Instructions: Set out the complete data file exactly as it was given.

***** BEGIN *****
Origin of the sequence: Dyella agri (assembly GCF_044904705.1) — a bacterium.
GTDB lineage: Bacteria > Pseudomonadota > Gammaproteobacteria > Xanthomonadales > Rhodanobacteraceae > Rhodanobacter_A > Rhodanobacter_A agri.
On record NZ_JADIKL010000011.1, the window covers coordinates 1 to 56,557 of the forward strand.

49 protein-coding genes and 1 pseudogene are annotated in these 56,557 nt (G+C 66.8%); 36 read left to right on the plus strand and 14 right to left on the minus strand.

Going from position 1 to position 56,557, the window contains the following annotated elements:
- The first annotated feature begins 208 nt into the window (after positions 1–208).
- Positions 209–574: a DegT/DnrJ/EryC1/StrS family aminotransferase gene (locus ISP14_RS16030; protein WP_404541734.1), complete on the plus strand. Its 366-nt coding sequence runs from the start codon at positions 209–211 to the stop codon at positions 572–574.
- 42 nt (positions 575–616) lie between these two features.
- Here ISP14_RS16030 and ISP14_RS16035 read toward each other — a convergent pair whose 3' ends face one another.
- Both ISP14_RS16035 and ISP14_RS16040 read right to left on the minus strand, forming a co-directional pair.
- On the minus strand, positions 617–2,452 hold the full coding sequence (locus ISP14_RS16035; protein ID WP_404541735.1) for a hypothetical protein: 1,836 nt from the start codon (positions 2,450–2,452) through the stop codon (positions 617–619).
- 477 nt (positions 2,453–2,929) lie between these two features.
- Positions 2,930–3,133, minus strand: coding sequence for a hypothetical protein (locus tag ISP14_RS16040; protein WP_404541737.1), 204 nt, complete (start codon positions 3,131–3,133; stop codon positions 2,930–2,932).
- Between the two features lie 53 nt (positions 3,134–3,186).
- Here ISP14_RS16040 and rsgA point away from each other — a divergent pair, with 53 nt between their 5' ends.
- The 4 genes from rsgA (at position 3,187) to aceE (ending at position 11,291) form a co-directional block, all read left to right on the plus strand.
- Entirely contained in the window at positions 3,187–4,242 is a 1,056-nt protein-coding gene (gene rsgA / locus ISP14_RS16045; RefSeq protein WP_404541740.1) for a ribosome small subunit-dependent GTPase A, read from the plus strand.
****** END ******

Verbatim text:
Origin of the sequence: Dyella agri (assembly GCF_044904705.1) — a bacterium.
GTDB lineage: Bacteria > Pseudomonadota > Gammaproteobacteria > Xanthomonadales > Rhodanobacteraceae > Rhodanobacter_A > Rhodanobacter_A agri.
On record NZ_JADIKL010000011.1, the window covers coordinates 1 to 56,557 of the forward strand.

49 protein-coding genes and 1 pseudogene are annotated in these 56,557 nt (G+C 66.8%); 36 read left to right on the plus strand and 14 right to left on the minus strand.

Going from position 1 to position 56,557, the window contains the following annotated elements:
- The first annotated feature begins 208 nt into the window (after positions 1–208).
- Positions 209–574: a DegT/DnrJ/EryC1/StrS family aminotransferase gene (locus ISP14_RS16030; protein WP_404541734.1), complete on the plus strand. Its 366-nt coding sequence runs from the start codon at positions 209–211 to the stop codon at positions 572–574.
- 42 nt (positions 575–616) lie between these two features.
- Here ISP14_RS16030 and ISP14_RS16035 read toward each other — a convergent pair whose 3' ends face one another.
- Both ISP14_RS16035 and ISP14_RS16040 read right to left on the minus strand, forming a co-directional pair.
- On the minus strand, positions 617–2,452 hold the full coding sequence (locus ISP14_RS16035; protein ID WP_404541735.1) for a hypothetical protein: 1,836 nt from the start codon (positions 2,450–2,452) through the stop codon (positions 617–619).
- 477 nt (positions 2,453–2,929) lie between these two features.
- Positions 2,930–3,133, minus strand: coding sequence for a hypothetical protein (locus tag ISP14_RS16040; protein WP_404541737.1), 204 nt, complete (start codon positions 3,131–3,133; stop codon positions 2,930–2,932).
- Between the two features lie 53 nt (positions 3,134–3,186).
- Here ISP14_RS16040 and rsgA point away from each other — a divergent pair, with 53 nt between their 5' ends.
- The 4 genes from rsgA (at position 3,187) to aceE (ending at position 11,291) form a co-directional block, all read left to right on the plus strand.
- Entirely contained in the window at positions 3,187–4,242 is a 1,056-nt protein-coding gene (gene rsgA / locus ISP14_RS16045; RefSeq protein WP_404541740.1) for a ribosome small subunit-dependent GTPase A, read from the plus strand.